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The Love Boat

Love after Love

Directed by Ann Hui. China. 2020. 140 mins. # TIFF



Love after Love is a feast for the eyes rendering the extravagance of Hong Kong’s high society around 1940. Most of the story takes place in a British mansion of colonial style combined with a Chinese imperial aesthetic, located on the hillside, an area of privilege and exclusivity that has continued since the colonial days. It’s Madam Liang (Faye Yu)’s territory, a heritage from her late husband whom she married as a concubine despite her family’s opposition. Here like everyone else, she navigates social relationships within circles of politicians, celebrities, and clerics with careful calculation, while finding physical pleasure and temporary romance one after another. She is aging but is still attractive, successfully stretching her best years not only through a use of impeccable makeup and fine dresses, but more importantly through the astuteness and egoism, among other traits, that are part of her personality. When her niece Weilong (Sandra Ma), from the family in Shanghai that had cut ties with her years ago, shows up asking for shelter, Madam Liang takes the young and naive girl in. She sees her as a helpful means to maintain her own position in the social arena. The audience is introduced to this exquisite and enclosed world together with Weilong, witnessing how she gradually gives up her moral codes and falls for the luxurious lifestyle and the illusional romance with George Chiao (Eddie Peng) until eventually becoming part of the social scheme herself.


The visual richness, however, doesn’t guarantee a sophisticated articulation of the story. The film is centered around Weilong’s pursuit of love and Madam Liang’s role in it which is at times a mentor, a competitor, a protector, and a deceiver. The dynamics between them and those around them is highlighted to such an extent that the social background, which plays a crucial part shaping the behavior of each character, is largely toned down. Different layers of hierarchies (occupational, geographical,intra-familial, etc.) are touched upon without in-depth discussion as details from the original novella are removed, notably the nuns as social butterflies, and the merchant Situ Xie (Fan Wei, another delight to watch) from the mainland (a costal city named Shantou near Hong Kong) is another exception in Madam Liang’s social circle due to her predilection for socializing with “Hong Kong’s local officials and gentry class”. Similarly omitted is the city’s chaotic situation on the edge of falling before the war bursts out, when China and the rest of world had been suffering for years. The film limits itself to the bubble of the privileged class, focusing on the love story while leaving out the indifference of the high society towards the war which is around the corner and the extreme contrast between the singing and dancing of the rich and the dying poor in the streets. Against the backdrop of the time, Weilong’s desperation is not only the desperation of love, but also the desperation of wanting to find a position (a place, a connection) for herself amid such turbulent times. And she is not alone. Eileen Chang’s novella skillfully situates the individual’s fate in the larger picture of the society and the time, which is unfortunately absent from the film.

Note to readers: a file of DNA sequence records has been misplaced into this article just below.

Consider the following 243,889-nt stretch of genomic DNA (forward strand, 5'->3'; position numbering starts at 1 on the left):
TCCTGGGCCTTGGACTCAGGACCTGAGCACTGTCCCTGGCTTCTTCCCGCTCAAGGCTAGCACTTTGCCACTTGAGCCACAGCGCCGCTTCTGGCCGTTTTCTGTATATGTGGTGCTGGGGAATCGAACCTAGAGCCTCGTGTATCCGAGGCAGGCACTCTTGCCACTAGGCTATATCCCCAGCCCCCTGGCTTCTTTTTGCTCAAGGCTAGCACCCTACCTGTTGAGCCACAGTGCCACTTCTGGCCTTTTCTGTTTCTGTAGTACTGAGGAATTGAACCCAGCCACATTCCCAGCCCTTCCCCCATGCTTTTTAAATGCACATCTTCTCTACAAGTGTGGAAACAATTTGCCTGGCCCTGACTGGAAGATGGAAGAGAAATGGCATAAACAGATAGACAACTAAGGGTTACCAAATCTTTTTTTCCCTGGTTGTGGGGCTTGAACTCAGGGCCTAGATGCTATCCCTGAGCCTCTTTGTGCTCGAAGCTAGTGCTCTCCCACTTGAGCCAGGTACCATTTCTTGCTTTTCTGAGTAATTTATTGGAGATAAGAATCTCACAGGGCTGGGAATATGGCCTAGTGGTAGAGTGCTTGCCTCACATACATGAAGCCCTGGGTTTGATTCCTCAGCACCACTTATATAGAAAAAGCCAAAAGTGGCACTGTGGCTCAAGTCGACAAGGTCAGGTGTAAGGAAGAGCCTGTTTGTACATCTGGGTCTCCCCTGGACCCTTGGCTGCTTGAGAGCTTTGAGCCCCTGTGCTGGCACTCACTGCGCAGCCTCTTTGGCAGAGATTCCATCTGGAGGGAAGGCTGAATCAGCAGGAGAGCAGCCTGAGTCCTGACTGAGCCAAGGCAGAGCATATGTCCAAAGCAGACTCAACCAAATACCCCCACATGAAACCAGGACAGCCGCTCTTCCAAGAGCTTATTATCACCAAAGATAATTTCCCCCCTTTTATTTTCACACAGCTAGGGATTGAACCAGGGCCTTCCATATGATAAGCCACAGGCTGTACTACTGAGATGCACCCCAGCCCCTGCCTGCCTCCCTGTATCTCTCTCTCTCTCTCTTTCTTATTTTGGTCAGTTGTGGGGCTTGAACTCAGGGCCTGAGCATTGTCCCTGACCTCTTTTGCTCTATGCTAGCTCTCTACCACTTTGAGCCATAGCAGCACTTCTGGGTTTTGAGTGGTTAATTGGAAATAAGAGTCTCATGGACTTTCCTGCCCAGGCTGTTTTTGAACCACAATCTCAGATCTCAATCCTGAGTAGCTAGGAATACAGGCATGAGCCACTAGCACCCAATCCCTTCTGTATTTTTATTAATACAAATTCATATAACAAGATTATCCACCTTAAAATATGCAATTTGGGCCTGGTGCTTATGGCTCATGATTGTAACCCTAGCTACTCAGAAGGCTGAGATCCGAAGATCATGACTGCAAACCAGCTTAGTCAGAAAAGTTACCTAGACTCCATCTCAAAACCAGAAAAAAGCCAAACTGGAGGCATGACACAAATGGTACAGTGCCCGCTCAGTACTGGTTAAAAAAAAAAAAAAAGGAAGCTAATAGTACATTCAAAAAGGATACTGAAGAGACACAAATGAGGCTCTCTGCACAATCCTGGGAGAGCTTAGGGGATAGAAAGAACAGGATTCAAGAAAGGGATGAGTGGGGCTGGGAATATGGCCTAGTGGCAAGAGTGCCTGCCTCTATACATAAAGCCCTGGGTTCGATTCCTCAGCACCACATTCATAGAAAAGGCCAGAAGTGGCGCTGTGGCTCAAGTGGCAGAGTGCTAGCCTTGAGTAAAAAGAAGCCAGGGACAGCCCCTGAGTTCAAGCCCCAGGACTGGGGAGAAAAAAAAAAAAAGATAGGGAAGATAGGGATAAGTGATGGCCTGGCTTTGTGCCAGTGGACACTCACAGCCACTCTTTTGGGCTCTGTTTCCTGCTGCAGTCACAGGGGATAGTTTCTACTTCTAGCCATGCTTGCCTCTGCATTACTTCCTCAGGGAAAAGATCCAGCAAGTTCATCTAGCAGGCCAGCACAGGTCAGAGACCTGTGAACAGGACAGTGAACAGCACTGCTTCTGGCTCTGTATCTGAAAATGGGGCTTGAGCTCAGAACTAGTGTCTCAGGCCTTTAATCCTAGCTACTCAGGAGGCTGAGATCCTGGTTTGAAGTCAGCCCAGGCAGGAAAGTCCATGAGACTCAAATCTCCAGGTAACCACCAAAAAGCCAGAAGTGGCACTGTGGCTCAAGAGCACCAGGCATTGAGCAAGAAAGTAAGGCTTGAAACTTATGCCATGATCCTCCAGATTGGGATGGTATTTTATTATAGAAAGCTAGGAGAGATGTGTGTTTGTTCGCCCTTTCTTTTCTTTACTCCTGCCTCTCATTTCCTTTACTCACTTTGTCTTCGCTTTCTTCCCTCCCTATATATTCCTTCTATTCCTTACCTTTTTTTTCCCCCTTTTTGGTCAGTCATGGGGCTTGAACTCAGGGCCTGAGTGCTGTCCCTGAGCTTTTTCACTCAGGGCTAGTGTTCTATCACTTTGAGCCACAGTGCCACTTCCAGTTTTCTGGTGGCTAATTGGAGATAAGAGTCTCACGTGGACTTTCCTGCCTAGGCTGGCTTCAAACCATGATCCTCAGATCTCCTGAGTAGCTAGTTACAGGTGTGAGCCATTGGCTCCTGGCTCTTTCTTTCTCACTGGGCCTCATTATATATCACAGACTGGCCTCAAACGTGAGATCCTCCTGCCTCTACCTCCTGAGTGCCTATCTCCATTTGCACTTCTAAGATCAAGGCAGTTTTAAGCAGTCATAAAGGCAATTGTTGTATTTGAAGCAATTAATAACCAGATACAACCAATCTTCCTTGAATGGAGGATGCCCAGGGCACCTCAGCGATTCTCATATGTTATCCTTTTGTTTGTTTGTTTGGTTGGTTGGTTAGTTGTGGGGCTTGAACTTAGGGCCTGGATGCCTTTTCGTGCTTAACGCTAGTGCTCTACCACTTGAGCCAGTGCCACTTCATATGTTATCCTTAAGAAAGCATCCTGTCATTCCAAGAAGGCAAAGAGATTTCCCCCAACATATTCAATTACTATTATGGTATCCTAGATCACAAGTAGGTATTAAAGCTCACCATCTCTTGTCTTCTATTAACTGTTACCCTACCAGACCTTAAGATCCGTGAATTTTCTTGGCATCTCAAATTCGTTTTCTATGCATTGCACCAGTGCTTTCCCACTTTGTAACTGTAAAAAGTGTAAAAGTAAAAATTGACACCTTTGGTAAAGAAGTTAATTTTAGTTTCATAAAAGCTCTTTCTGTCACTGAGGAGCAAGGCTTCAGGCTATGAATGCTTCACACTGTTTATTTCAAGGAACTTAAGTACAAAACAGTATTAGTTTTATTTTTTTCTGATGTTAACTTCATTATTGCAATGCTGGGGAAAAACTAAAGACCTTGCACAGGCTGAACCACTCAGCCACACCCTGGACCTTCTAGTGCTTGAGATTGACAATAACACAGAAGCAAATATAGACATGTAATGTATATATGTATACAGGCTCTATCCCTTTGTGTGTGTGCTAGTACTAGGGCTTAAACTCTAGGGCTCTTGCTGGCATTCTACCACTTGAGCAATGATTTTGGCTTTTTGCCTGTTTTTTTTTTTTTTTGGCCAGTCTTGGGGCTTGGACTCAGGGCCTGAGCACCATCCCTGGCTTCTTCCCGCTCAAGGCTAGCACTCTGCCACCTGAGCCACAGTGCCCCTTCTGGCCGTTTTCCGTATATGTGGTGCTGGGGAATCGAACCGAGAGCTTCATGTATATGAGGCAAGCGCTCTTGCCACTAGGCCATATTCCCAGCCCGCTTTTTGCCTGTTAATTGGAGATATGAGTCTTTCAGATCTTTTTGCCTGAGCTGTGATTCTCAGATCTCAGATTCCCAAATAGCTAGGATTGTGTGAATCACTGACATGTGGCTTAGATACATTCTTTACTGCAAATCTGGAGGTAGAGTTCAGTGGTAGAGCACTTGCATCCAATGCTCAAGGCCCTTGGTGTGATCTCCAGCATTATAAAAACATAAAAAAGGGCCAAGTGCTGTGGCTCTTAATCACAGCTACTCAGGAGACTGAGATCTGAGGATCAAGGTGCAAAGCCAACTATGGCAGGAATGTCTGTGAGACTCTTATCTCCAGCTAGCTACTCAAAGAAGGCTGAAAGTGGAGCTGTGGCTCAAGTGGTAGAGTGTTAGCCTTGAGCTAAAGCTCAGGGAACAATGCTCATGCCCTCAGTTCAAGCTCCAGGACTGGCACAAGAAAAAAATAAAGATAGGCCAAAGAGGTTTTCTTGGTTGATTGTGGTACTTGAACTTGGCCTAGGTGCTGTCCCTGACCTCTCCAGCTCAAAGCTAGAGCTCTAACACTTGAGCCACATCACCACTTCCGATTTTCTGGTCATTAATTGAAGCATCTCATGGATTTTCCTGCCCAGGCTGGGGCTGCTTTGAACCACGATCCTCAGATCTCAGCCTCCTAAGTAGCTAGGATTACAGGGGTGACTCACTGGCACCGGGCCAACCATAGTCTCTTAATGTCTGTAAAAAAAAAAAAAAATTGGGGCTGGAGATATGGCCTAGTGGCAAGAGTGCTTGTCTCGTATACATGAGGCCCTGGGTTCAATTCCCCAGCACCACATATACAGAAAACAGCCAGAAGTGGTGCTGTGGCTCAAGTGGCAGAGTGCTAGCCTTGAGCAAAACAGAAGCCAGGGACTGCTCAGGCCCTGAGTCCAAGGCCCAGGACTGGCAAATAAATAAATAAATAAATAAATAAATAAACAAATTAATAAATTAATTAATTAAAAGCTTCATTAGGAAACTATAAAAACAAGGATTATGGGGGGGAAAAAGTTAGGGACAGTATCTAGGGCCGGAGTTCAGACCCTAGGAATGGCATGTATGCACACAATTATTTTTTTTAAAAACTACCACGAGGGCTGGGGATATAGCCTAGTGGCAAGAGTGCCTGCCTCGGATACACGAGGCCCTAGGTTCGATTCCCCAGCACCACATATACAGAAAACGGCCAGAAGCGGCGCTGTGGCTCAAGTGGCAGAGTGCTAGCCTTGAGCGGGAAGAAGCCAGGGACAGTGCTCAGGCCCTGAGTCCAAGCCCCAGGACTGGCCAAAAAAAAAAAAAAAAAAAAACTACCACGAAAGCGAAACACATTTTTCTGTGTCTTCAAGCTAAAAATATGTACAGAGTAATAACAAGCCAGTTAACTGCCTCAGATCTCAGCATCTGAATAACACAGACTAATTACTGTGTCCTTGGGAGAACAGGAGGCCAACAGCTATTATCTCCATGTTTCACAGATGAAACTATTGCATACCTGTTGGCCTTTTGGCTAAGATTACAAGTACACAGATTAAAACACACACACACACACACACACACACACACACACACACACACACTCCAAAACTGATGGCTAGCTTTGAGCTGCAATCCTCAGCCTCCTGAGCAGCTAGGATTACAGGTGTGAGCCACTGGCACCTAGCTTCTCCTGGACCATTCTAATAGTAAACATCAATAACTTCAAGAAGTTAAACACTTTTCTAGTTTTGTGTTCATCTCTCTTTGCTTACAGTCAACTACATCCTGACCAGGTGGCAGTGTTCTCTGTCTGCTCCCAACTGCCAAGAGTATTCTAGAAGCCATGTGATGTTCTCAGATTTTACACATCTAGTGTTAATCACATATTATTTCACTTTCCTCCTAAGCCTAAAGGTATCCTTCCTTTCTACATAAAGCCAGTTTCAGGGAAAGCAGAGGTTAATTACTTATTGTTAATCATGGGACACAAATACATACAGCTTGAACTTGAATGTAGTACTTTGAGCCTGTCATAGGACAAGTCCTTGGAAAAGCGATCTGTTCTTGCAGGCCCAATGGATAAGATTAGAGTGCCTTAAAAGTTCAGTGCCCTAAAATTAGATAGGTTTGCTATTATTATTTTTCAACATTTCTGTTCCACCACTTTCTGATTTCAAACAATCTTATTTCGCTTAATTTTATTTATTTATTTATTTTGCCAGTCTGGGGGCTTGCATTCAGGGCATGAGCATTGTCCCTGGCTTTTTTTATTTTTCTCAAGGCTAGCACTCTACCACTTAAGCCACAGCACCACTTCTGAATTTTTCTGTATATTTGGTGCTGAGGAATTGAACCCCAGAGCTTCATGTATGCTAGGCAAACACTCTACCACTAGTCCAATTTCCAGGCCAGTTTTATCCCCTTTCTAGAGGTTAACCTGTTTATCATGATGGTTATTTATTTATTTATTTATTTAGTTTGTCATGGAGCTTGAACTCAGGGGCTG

Approved by the dragon seal and major Chinese producers, the film allows fragments of English, Portuguese and French to exist, while allowing mandarin to eliminate the possibilities of Cantonese, Shanghai dialect and other regional dialects. This regret is not just about language, but also about a simplified reality of hybrid social conventions, values, aesthetics, that have been defining Hong Kong for centuries, which the cast also fails to represent. The profound sophistication of the city becomes too clean and clear-cut, in a way that echoes what it experienced in recent years. Madam Liang’s flashbacks in grey tones show facets of her life in the feudal family and suggest how much the ghost of feudalism is still affecting her, just as she herself becomes the ghost that Weilong will never be able to get rid of. Ultimately, the film is haunted by structural and ideological ghosts as well, showing little hope of a post-colonial narrative.

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